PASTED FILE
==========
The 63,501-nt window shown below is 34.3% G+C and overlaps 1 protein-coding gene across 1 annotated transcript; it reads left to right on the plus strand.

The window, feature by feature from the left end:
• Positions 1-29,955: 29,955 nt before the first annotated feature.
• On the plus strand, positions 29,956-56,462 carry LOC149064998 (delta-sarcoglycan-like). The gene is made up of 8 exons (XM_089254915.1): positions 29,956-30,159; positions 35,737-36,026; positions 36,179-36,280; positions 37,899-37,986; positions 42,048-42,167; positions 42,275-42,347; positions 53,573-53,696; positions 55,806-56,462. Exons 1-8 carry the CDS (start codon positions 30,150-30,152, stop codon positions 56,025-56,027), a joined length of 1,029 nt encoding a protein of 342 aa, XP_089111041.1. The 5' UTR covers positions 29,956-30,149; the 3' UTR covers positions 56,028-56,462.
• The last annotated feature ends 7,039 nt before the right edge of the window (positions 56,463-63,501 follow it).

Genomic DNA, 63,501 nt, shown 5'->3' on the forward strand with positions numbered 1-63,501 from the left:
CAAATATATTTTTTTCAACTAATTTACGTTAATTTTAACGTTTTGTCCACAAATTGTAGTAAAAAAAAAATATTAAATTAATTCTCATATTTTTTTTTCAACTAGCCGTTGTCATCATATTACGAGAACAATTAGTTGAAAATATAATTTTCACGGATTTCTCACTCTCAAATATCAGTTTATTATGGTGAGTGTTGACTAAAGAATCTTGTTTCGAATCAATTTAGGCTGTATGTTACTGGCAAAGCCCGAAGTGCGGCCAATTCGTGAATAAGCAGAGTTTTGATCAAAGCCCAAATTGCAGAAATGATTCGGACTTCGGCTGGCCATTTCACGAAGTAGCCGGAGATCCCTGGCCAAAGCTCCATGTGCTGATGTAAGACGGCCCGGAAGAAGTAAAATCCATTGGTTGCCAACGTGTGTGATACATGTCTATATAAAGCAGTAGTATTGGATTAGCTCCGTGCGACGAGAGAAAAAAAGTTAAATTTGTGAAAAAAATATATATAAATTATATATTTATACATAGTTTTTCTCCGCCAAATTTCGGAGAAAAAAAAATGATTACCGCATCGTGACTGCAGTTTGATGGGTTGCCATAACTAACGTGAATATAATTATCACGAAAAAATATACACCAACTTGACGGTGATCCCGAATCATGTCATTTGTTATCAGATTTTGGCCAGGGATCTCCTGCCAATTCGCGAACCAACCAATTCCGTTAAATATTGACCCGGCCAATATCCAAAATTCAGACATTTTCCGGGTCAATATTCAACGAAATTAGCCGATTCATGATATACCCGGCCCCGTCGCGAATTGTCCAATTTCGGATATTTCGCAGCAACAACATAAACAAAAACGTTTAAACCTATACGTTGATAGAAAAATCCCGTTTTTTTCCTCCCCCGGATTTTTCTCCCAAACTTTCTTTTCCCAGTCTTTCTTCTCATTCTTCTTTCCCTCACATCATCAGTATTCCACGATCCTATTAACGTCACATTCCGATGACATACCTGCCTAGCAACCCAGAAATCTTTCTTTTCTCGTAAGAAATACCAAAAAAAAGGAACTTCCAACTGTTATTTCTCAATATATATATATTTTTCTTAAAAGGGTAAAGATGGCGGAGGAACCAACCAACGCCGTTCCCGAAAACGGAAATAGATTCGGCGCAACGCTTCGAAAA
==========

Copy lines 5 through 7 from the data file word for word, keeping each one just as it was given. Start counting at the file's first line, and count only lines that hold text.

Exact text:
• The last annotated feature ends 7,039 nt before the right edge of the window (positions 56,463-63,501 follow it).

Genomic DNA, 63,501 nt, shown 5'->3' on the forward strand with positions numbered 1-63,501 from the left:
CAAATATATTTTTTTCAACTAATTTACGTTAATTTTAACGTTTTGTCCACAAATTGTAGTAAAAAAAAAATATTAAATTAATTCTCATATTTTTTTTTCAACTAGCCGTTGTCATCATATTACGAGAACAATTAGTTGAAAATATAATTTTCACGGATTTCTCACTCTCAAATATCAGTTTATTATGGTGAGTGTTGACTAAAGAATCTTGTTTCGAATCAATTTAGGCTGTATGTTACTGGCAAAGCCCGAAGTGCGGCCAATTCGTGAATAAGCAGAGTTTTGATCAAAGCCCAAATTGCAGAAATGATTCGGACTTCGGCTGGCCATTTCACGAAGTAGCCGGAGATCCCTGGCCAAAGCTCCATGTGCTGATGTAAGACGGCCCGGAAGAAGTAAAATCCATTGGTTGCCAACGTGTGTGATACATGTCTATATAAAGCAGTAGTATTGGATTAGCTCCGTGCGACGAGAGAAAAAAAGTTAAATTTGTGAAAAAAATATATATAAATTATATATTTATACATAGTTTTTCTCCGCCAAATTTCGGAGAAAAAAAAATGATTACCGCATCGTGACTGCAGTTTGATGGGTTGCCATAACTAACGTGAATATAATTATCACGAAAAAATATACACCAACTTGACGGTGATCCCGAATCATGTCATTTGTTATCAGATTTTGGCCAGGGATCTCCTGCCAATTCGCGAACCAACCAATTCCGTTAAATATTGACCCGGCCAATATCCAAAATTCAGACATTTTCCGGGTCAATATTCAACGAAATTAGCCGATTCATGATATACCCGGCCCCGTCGCGAATTGTCCAATTTCGGATATTTCGCAGCAACAACATAAACAAAAACGTTTAAACCTATACGTTGATAGAAAAATCCCGTTTTTTTCCTCCCCCGGATTTTTCTCCCAAACTTTCTTTTCCCAGTCTTTCTTCTCATTCTTCTTTCCCTCACATCATCAGTATTCCACGATCCTATTAACGTCACATTCCGATGACATACCTGCCTAGCAACCCAGAAATCTTTCTTTTCTCGTAAGAAATACCAAAAAAAAGGAACTTCCAACTGTTATTTCTCAATATATATATATTTTTCTTAAAAGGGTAAAGATGGCGGAGGAACCAACCAACGCCGTTCCCGAAAACGGAAATAGATTCGGCGCAACGCTTCGAAAA